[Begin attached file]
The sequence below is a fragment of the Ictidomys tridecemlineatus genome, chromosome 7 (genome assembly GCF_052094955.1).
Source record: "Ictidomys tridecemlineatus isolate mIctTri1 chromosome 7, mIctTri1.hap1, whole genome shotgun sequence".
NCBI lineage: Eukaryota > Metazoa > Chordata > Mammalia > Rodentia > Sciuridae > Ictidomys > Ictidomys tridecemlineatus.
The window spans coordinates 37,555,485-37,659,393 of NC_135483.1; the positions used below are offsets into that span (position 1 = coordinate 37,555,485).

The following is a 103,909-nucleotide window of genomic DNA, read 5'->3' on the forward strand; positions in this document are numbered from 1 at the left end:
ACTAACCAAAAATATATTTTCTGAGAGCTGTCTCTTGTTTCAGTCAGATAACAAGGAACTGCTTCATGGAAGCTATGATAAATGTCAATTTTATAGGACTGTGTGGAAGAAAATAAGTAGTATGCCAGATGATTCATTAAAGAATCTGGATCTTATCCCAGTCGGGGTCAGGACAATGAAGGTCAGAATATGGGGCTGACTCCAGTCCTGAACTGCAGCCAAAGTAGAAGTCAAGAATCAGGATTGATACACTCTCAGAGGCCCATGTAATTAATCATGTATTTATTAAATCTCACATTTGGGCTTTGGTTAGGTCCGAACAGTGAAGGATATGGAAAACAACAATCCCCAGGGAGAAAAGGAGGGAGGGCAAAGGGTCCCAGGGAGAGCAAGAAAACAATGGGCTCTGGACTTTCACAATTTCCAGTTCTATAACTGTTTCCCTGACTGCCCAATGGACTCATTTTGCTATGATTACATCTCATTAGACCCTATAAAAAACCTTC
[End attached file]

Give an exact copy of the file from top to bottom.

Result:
The sequence below is a fragment of the Ictidomys tridecemlineatus genome, chromosome 7 (genome assembly GCF_052094955.1).
Source record: "Ictidomys tridecemlineatus isolate mIctTri1 chromosome 7, mIctTri1.hap1, whole genome shotgun sequence".
NCBI lineage: Eukaryota > Metazoa > Chordata > Mammalia > Rodentia > Sciuridae > Ictidomys > Ictidomys tridecemlineatus.
The window spans coordinates 37,555,485-37,659,393 of NC_135483.1; the positions used below are offsets into that span (position 1 = coordinate 37,555,485).

The following is a 103,909-nucleotide window of genomic DNA, read 5'->3' on the forward strand; positions in this document are numbered from 1 at the left end:
ACTAACCAAAAATATATTTTCTGAGAGCTGTCTCTTGTTTCAGTCAGATAACAAGGAACTGCTTCATGGAAGCTATGATAAATGTCAATTTTATAGGACTGTGTGGAAGAAAATAAGTAGTATGCCAGATGATTCATTAAAGAATCTGGATCTTATCCCAGTCGGGGTCAGGACAATGAAGGTCAGAATATGGGGCTGACTCCAGTCCTGAACTGCAGCCAAAGTAGAAGTCAAGAATCAGGATTGATACACTCTCAGAGGCCCATGTAATTAATCATGTATTTATTAAATCTCACATTTGGGCTTTGGTTAGGTCCGAACAGTGAAGGATATGGAAAACAACAATCCCCAGGGAGAAAAGGAGGGAGGGCAAAGGGTCCCAGGGAGAGCAAGAAAACAATGGGCTCTGGACTTTCACAATTTCCAGTTCTATAACTGTTTCCCTGACTGCCCAATGGACTCATTTTGCTATGATTACATCTCATTAGACCCTATAAAAAACCTTC